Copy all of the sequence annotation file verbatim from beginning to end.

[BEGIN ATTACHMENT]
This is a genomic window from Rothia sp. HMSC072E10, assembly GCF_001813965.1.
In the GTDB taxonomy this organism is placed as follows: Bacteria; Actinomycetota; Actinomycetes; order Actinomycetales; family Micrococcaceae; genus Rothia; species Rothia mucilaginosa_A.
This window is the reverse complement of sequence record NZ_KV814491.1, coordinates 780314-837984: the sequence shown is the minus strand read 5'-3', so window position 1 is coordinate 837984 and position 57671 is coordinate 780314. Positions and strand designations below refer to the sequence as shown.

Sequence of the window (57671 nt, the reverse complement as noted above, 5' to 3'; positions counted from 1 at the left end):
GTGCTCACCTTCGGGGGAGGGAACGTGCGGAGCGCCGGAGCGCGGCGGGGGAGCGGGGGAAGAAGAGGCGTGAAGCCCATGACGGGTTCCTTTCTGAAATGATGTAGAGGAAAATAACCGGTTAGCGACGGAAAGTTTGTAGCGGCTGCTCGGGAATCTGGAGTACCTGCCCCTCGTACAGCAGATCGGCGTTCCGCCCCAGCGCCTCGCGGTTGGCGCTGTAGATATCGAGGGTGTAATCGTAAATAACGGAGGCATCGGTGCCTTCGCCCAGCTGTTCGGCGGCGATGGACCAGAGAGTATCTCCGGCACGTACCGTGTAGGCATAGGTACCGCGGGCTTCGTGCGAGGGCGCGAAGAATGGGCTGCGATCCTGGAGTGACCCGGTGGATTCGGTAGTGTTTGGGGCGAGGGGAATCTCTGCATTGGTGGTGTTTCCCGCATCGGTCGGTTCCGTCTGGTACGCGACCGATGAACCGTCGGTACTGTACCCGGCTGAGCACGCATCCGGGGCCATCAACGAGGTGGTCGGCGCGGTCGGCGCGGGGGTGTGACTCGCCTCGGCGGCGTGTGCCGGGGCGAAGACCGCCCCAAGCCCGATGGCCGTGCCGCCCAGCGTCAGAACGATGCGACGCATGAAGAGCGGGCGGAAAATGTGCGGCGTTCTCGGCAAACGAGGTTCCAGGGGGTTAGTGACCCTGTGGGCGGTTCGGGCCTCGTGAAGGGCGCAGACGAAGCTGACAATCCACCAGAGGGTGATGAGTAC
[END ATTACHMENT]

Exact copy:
This is a genomic window from Rothia sp. HMSC072E10, assembly GCF_001813965.1.
In the GTDB taxonomy this organism is placed as follows: Bacteria; Actinomycetota; Actinomycetes; order Actinomycetales; family Micrococcaceae; genus Rothia; species Rothia mucilaginosa_A.
This window is the reverse complement of sequence record NZ_KV814491.1, coordinates 780314-837984: the sequence shown is the minus strand read 5'-3', so window position 1 is coordinate 837984 and position 57671 is coordinate 780314. Positions and strand designations below refer to the sequence as shown.

Sequence of the window (57671 nt, the reverse complement as noted above, 5' to 3'; positions counted from 1 at the left end):
GTGCTCACCTTCGGGGGAGGGAACGTGCGGAGCGCCGGAGCGCGGCGGGGGAGCGGGGGAAGAAGAGGCGTGAAGCCCATGACGGGTTCCTTTCTGAAATGATGTAGAGGAAAATAACCGGTTAGCGACGGAAAGTTTGTAGCGGCTGCTCGGGAATCTGGAGTACCTGCCCCTCGTACAGCAGATCGGCGTTCCGCCCCAGCGCCTCGCGGTTGGCGCTGTAGATATCGAGGGTGTAATCGTAAATAACGGAGGCATCGGTGCCTTCGCCCAGCTGTTCGGCGGCGATGGACCAGAGAGTATCTCCGGCACGTACCGTGTAGGCATAGGTACCGCGGGCTTCGTGCGAGGGCGCGAAGAATGGGCTGCGATCCTGGAGTGACCCGGTGGATTCGGTAGTGTTTGGGGCGAGGGGAATCTCTGCATTGGTGGTGTTTCCCGCATCGGTCGGTTCCGTCTGGTACGCGACCGATGAACCGTCGGTACTGTACCCGGCTGAGCACGCATCCGGGGCCATCAACGAGGTGGTCGGCGCGGTCGGCGCGGGGGTGTGACTCGCCTCGGCGGCGTGTGCCGGGGCGAAGACCGCCCCAAGCCCGATGGCCGTGCCGCCCAGCGTCAGAACGATGCGACGCATGAAGAGCGGGCGGAAAATGTGCGGCGTTCTCGGCAAACGAGGTTCCAGGGGGTTAGTGACCCTGTGGGCGGTTCGGGCCTCGTGAAGGGCGCAGACGAAGCTGACAATCCACCAGAGGGTGATGAGTAC